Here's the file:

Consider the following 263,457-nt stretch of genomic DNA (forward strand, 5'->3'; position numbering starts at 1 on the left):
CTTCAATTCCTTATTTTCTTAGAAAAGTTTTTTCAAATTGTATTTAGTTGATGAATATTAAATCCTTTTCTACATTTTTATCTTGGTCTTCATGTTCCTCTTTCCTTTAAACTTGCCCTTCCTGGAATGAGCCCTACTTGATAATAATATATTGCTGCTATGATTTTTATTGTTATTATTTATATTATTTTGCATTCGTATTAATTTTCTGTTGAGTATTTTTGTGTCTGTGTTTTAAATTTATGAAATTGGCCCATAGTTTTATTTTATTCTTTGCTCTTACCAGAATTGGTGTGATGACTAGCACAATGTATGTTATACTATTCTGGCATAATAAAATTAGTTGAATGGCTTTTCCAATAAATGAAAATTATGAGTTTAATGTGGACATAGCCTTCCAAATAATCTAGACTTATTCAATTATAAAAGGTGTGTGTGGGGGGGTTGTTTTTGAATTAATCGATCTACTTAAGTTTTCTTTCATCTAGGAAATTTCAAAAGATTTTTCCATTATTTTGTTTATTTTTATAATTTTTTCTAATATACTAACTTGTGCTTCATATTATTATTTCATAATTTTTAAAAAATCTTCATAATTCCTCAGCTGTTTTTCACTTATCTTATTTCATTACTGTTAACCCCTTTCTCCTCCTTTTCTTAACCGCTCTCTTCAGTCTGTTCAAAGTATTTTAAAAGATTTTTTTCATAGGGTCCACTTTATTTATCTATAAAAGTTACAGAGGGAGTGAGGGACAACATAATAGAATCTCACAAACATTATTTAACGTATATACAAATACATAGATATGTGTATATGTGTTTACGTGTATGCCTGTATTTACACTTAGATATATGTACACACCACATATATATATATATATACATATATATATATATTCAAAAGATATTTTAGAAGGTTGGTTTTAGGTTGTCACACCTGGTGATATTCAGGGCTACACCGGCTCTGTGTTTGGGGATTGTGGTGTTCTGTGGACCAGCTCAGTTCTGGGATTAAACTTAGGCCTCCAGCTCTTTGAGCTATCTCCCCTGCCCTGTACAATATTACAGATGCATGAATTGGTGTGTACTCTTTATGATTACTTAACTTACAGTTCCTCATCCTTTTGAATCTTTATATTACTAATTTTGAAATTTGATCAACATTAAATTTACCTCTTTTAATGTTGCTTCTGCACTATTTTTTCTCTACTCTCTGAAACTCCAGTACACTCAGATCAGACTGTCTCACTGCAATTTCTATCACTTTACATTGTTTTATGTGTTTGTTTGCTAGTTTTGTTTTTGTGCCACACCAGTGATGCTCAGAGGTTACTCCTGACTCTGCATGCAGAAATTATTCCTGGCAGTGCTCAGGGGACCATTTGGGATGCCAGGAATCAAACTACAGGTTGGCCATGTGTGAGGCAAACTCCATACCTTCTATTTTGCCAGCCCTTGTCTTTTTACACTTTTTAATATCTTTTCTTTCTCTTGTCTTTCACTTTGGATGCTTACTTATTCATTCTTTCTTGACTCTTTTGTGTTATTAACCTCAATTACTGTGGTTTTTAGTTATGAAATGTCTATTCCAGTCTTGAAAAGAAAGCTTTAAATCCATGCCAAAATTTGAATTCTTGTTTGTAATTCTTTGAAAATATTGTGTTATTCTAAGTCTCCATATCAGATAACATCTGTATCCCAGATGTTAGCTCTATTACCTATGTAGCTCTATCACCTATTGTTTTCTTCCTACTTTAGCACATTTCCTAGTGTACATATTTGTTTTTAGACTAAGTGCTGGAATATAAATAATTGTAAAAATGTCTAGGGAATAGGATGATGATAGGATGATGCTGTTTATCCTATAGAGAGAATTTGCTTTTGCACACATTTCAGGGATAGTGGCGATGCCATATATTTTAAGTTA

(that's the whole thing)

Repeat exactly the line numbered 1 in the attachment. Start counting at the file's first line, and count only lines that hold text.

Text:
Consider the following 263,457-nt stretch of genomic DNA (forward strand, 5'->3'; position numbering starts at 1 on the left):